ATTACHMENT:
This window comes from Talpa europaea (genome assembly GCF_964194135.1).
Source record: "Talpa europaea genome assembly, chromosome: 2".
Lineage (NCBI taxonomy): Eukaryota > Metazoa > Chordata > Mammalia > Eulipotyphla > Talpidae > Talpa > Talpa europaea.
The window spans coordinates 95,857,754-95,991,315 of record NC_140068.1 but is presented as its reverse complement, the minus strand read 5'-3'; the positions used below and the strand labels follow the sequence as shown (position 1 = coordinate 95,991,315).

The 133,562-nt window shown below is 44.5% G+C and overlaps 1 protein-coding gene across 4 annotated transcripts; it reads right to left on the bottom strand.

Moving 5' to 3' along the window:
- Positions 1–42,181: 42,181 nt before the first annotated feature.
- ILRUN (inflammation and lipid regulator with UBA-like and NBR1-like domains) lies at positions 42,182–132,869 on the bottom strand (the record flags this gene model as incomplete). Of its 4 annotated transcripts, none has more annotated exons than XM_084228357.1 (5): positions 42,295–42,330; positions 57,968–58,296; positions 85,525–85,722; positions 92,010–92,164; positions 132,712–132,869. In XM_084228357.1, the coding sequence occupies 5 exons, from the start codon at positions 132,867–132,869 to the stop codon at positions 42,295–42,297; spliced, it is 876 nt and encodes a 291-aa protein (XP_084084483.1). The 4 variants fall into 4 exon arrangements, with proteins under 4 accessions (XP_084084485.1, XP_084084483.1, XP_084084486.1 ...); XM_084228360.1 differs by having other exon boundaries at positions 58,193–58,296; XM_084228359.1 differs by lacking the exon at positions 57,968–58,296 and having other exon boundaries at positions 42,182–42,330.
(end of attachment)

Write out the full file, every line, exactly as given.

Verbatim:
This window comes from Talpa europaea (genome assembly GCF_964194135.1).
Source record: "Talpa europaea genome assembly, chromosome: 2".
Lineage (NCBI taxonomy): Eukaryota > Metazoa > Chordata > Mammalia > Eulipotyphla > Talpidae > Talpa > Talpa europaea.
The window spans coordinates 95,857,754-95,991,315 of record NC_140068.1 but is presented as its reverse complement, the minus strand read 5'-3'; the positions used below and the strand labels follow the sequence as shown (position 1 = coordinate 95,991,315).

The 133,562-nt window shown below is 44.5% G+C and overlaps 1 protein-coding gene across 4 annotated transcripts; it reads right to left on the bottom strand.

Moving 5' to 3' along the window:
- Positions 1–42,181: 42,181 nt before the first annotated feature.
- ILRUN (inflammation and lipid regulator with UBA-like and NBR1-like domains) lies at positions 42,182–132,869 on the bottom strand (the record flags this gene model as incomplete). Of its 4 annotated transcripts, none has more annotated exons than XM_084228357.1 (5): positions 42,295–42,330; positions 57,968–58,296; positions 85,525–85,722; positions 92,010–92,164; positions 132,712–132,869. In XM_084228357.1, the coding sequence occupies 5 exons, from the start codon at positions 132,867–132,869 to the stop codon at positions 42,295–42,297; spliced, it is 876 nt and encodes a 291-aa protein (XP_084084483.1). The 4 variants fall into 4 exon arrangements, with proteins under 4 accessions (XP_084084485.1, XP_084084483.1, XP_084084486.1 ...); XM_084228360.1 differs by having other exon boundaries at positions 58,193–58,296; XM_084228359.1 differs by lacking the exon at positions 57,968–58,296 and having other exon boundaries at positions 42,182–42,330.